A decade later, cyber criminals are far more powerful and secretive but not all critical infrastructure is strong enough to resist a cyber attack.
In 2015, hackers got control of Ukraine’s power grid, plunging thousands of homes and establishments in dark for hours. There was speculation that the attack was a warning against nationalisation of power plants owned by a Russian tycoon.
In 2010, India was the third worst-affected country by computer worm Stuxnet. According to reports, of the 10,000 infected Indian computers at the time, 15 were located at critical infrastructure facilities. These included the Gujarat and Haryana electricity boards and an offshore oil rig of state-owned petroleum explorer ONGC.
The domestic electrical equipment industry has been raising concerns over contracts awarded to Chinese companies for installation of supervisory control and data acquisition systems (SCADA) for power distribution that can lead to foreign control over a sector critical to the country’s growth. SCADA is a computerbased industrial automation control system that practically makes factories and utilities run on their own. In an electrical system, SCADA maintains balance between demand and supply in the grid.
Chinese firms have bagged SCADA contracts for more than 18 cities. Companies such as Harbin Electric, Dongfang Electronics, Shanghai Electric and Sifang Automation either supply equipment or manage power distribution networks in these cities.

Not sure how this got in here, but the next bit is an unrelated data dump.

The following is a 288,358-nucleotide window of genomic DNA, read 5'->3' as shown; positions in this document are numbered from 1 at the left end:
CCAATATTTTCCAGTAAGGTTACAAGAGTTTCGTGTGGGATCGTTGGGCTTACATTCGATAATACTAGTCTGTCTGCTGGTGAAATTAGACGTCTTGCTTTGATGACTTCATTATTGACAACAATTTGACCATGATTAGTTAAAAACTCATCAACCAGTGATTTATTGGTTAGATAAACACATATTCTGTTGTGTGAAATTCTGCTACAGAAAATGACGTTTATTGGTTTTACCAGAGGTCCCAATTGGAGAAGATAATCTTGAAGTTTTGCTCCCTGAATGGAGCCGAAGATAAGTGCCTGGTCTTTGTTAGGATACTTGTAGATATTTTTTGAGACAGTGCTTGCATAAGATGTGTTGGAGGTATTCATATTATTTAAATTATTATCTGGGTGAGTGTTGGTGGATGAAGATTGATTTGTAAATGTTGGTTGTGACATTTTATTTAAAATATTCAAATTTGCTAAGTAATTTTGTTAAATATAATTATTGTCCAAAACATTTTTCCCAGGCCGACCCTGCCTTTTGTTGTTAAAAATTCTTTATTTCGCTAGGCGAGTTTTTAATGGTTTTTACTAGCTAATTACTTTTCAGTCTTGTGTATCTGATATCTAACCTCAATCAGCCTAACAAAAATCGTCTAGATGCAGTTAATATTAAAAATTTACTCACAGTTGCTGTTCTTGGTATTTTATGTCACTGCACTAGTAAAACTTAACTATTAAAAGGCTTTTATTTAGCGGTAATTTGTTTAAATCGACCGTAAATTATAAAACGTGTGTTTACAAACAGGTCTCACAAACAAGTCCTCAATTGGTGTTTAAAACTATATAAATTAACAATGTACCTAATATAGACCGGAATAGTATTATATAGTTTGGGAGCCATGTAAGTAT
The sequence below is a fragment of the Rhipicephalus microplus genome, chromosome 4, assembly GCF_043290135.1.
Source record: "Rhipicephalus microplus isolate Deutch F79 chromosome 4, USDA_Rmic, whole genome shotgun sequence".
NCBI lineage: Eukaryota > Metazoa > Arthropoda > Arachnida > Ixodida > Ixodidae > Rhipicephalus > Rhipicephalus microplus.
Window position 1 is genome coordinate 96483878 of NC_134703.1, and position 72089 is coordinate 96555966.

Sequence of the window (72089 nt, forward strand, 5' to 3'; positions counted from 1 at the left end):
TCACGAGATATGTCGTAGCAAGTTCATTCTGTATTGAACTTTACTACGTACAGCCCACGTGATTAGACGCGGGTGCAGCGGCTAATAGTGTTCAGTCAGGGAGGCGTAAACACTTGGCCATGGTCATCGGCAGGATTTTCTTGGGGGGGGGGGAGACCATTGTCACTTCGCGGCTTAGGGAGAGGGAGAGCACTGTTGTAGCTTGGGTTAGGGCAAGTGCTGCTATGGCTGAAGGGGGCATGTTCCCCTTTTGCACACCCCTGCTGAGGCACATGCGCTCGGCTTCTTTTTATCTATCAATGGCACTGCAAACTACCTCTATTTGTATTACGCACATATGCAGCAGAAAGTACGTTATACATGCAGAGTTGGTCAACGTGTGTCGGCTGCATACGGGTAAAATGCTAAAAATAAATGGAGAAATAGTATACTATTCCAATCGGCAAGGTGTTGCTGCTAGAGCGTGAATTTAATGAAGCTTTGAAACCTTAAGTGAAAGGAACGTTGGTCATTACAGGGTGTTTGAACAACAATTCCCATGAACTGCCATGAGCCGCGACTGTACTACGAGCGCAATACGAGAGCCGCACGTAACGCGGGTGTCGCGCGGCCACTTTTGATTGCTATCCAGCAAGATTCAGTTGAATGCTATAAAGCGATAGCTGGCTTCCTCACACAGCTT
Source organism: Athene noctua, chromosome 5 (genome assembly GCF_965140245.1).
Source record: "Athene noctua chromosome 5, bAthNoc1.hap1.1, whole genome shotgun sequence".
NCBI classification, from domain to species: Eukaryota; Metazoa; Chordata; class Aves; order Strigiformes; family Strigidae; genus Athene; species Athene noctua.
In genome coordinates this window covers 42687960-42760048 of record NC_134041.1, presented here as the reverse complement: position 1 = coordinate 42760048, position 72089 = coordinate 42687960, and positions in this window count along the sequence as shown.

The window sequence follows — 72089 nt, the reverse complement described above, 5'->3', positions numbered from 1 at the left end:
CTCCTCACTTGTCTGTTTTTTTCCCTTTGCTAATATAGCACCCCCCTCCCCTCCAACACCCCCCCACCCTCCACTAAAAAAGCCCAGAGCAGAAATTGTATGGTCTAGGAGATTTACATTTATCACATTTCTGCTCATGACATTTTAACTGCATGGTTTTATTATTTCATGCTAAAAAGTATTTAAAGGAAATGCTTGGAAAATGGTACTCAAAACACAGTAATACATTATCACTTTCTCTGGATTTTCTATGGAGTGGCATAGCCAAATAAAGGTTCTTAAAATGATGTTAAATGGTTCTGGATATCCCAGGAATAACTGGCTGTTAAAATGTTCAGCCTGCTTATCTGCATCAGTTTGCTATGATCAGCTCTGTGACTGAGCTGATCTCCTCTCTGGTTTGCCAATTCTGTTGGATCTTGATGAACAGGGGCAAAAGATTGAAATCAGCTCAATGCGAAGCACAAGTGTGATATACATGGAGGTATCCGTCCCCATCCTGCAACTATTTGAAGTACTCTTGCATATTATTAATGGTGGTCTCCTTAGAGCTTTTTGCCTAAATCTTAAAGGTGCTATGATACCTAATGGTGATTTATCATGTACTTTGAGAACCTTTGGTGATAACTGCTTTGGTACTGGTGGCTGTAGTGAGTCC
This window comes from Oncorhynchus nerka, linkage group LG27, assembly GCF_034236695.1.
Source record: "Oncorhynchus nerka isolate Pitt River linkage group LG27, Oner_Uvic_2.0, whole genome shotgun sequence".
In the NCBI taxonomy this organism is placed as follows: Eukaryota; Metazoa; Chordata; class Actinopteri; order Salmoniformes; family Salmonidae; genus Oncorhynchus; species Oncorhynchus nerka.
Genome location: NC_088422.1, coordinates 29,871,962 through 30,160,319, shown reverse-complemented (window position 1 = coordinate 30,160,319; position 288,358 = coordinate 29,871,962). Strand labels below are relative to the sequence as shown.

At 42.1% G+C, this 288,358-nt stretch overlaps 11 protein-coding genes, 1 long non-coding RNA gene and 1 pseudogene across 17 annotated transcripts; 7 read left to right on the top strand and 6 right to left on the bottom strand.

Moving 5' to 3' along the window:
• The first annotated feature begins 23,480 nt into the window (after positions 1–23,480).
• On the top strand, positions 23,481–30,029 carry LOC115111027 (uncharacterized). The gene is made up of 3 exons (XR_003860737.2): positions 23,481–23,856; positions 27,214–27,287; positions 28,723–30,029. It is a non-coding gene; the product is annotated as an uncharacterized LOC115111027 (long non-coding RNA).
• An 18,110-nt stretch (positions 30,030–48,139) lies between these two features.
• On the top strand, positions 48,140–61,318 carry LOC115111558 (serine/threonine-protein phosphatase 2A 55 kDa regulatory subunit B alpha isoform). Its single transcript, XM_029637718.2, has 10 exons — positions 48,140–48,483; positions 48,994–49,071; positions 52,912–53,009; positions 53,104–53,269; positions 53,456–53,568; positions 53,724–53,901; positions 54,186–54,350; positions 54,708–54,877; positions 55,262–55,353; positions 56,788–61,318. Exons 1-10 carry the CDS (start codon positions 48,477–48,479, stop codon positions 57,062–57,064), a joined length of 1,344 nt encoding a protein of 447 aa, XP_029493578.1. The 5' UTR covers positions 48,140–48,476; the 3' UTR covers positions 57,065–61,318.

The government has taken note of the vulnerability of India’s power frid to cyber attacks. According to reports, the government plans to lay down product-wise technical specifications and regulations to ensure that only audited and tested equipment are connected to the electricity grid. It also plans to develop a testing facility for cyber security where sourced equipment can be tested for malware before installation and periodically after commissioning.
An attack on electricity grid can be more debilitating that a military attack since electricity is the life of the nation. Defence, telecom, banking and transportation are the other important parts of critical infrastructure which are vulnerable to cyber threats.
In June this year, a terminal at India’s largest container port, Jawaharlal Nehru Port Trust, was hit by a cyber attack. The terminal with a capacity to handle 1.8 million standard container units ground to a halt. The attack was mounted through a malware called Petya.
An IIT Kanpur study shared with Parliament’s Committee on Finance this year said attacks from the ‘Equation group’—which a WikiLeaks reports said was a clandestine CIA and NSA programme—infected India’s telecom and military sectors and research institutes.
The government is planning to create a new tri-service defence agency for cyber warfare. This Defence Cyber Agency will work in coordination with the National Cyber Security Advisor. It will have more than 1,000 experts who will be distributed into a number of formations of the Army, Navy and IAF.
China is increasingly being seen as a possible source of any future threat to India’s critical infrastructure. In August, the government directed 21 smartphone makers, most of which are Chinese, to inform it about the procedures and processes they follow to ensure the security of mobile phones sold in India, following reports of data leakage at a Chinese telecom company.
A cyber attack on critical infrastructure could be a preferred mode of attack in a future war. It can cripple a nation without firing a single shot.